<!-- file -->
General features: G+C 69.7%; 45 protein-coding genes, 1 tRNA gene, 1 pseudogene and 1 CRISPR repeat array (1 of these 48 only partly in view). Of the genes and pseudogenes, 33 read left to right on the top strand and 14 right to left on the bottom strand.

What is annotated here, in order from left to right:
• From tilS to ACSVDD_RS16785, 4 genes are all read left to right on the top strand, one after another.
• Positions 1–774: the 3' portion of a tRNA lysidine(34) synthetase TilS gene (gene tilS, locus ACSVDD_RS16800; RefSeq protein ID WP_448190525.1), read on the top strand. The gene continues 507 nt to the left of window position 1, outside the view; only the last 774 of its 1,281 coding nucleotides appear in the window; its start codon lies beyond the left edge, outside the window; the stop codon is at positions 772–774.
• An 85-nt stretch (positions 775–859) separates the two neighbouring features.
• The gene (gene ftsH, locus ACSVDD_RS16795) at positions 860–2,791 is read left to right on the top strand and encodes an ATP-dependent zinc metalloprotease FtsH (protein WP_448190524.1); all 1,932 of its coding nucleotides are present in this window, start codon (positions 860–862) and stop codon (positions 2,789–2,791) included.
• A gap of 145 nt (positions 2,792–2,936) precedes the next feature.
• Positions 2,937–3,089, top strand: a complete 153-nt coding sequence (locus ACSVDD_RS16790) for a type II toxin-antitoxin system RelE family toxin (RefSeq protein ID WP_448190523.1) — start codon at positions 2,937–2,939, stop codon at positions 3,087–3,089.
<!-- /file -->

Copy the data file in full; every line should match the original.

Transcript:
General features: G+C 69.7%; 45 protein-coding genes, 1 tRNA gene, 1 pseudogene and 1 CRISPR repeat array (1 of these 48 only partly in view). Of the genes and pseudogenes, 33 read left to right on the top strand and 14 right to left on the bottom strand.

What is annotated here, in order from left to right:
• From tilS to ACSVDD_RS16785, 4 genes are all read left to right on the top strand, one after another.
• Positions 1–774: the 3' portion of a tRNA lysidine(34) synthetase TilS gene (gene tilS, locus ACSVDD_RS16800; RefSeq protein ID WP_448190525.1), read on the top strand. The gene continues 507 nt to the left of window position 1, outside the view; only the last 774 of its 1,281 coding nucleotides appear in the window; its start codon lies beyond the left edge, outside the window; the stop codon is at positions 772–774.
• An 85-nt stretch (positions 775–859) separates the two neighbouring features.
• The gene (gene ftsH, locus ACSVDD_RS16795) at positions 860–2,791 is read left to right on the top strand and encodes an ATP-dependent zinc metalloprotease FtsH (protein WP_448190524.1); all 1,932 of its coding nucleotides are present in this window, start codon (positions 860–862) and stop codon (positions 2,789–2,791) included.
• A gap of 145 nt (positions 2,792–2,936) precedes the next feature.
• Positions 2,937–3,089, top strand: a complete 153-nt coding sequence (locus ACSVDD_RS16790) for a type II toxin-antitoxin system RelE family toxin (RefSeq protein ID WP_448190523.1) — start codon at positions 2,937–2,939, stop codon at positions 3,087–3,089.